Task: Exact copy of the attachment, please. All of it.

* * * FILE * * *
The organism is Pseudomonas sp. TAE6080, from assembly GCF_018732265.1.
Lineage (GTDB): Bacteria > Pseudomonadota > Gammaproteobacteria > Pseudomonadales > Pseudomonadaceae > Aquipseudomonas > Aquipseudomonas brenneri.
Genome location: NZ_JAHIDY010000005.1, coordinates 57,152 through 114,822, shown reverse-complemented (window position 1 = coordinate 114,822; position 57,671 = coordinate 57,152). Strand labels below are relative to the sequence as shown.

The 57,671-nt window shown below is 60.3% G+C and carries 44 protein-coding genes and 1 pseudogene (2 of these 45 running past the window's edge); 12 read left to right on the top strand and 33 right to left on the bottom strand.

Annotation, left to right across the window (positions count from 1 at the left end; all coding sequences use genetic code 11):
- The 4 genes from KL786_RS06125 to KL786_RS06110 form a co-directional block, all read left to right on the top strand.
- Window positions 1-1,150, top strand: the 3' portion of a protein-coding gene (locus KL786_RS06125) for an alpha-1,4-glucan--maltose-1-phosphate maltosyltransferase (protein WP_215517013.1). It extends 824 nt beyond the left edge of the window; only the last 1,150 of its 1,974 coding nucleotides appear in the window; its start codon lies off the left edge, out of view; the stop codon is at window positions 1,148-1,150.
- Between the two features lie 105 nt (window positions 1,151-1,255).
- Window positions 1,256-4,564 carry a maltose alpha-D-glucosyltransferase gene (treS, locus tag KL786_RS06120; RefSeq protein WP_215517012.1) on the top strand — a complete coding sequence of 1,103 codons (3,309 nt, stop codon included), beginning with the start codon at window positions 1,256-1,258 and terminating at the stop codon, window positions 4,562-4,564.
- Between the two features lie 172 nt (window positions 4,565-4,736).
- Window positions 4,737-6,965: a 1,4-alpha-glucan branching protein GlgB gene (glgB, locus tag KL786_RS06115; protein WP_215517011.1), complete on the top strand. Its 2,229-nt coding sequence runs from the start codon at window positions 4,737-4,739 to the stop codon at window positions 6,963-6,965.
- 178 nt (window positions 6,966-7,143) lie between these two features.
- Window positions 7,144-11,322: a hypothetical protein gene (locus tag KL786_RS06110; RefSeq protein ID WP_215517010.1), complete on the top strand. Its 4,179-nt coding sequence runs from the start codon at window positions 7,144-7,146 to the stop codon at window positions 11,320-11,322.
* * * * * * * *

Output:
The organism is Pseudomonas sp. TAE6080, from assembly GCF_018732265.1.
Lineage (GTDB): Bacteria > Pseudomonadota > Gammaproteobacteria > Pseudomonadales > Pseudomonadaceae > Aquipseudomonas > Aquipseudomonas brenneri.
Genome location: NZ_JAHIDY010000005.1, coordinates 57,152 through 114,822, shown reverse-complemented (window position 1 = coordinate 114,822; position 57,671 = coordinate 57,152). Strand labels below are relative to the sequence as shown.

The 57,671-nt window shown below is 60.3% G+C and carries 44 protein-coding genes and 1 pseudogene (2 of these 45 running past the window's edge); 12 read left to right on the top strand and 33 right to left on the bottom strand.

Annotation, left to right across the window (positions count from 1 at the left end; all coding sequences use genetic code 11):
- The 4 genes from KL786_RS06125 to KL786_RS06110 form a co-directional block, all read left to right on the top strand.
- Window positions 1-1,150, top strand: the 3' portion of a protein-coding gene (locus KL786_RS06125) for an alpha-1,4-glucan--maltose-1-phosphate maltosyltransferase (protein WP_215517013.1). It extends 824 nt beyond the left edge of the window; only the last 1,150 of its 1,974 coding nucleotides appear in the window; its start codon lies off the left edge, out of view; the stop codon is at window positions 1,148-1,150.
- Between the two features lie 105 nt (window positions 1,151-1,255).
- Window positions 1,256-4,564 carry a maltose alpha-D-glucosyltransferase gene (treS, locus tag KL786_RS06120; RefSeq protein WP_215517012.1) on the top strand — a complete coding sequence of 1,103 codons (3,309 nt, stop codon included), beginning with the start codon at window positions 1,256-1,258 and terminating at the stop codon, window positions 4,562-4,564.
- Between the two features lie 172 nt (window positions 4,565-4,736).
- Window positions 4,737-6,965: a 1,4-alpha-glucan branching protein GlgB gene (glgB, locus tag KL786_RS06115; protein WP_215517011.1), complete on the top strand. Its 2,229-nt coding sequence runs from the start codon at window positions 4,737-4,739 to the stop codon at window positions 6,963-6,965.
- 178 nt (window positions 6,966-7,143) lie between these two features.
- Window positions 7,144-11,322: a hypothetical protein gene (locus tag KL786_RS06110; RefSeq protein ID WP_215517010.1), complete on the top strand. Its 4,179-nt coding sequence runs from the start codon at window positions 7,144-7,146 to the stop codon at window positions 11,320-11,322.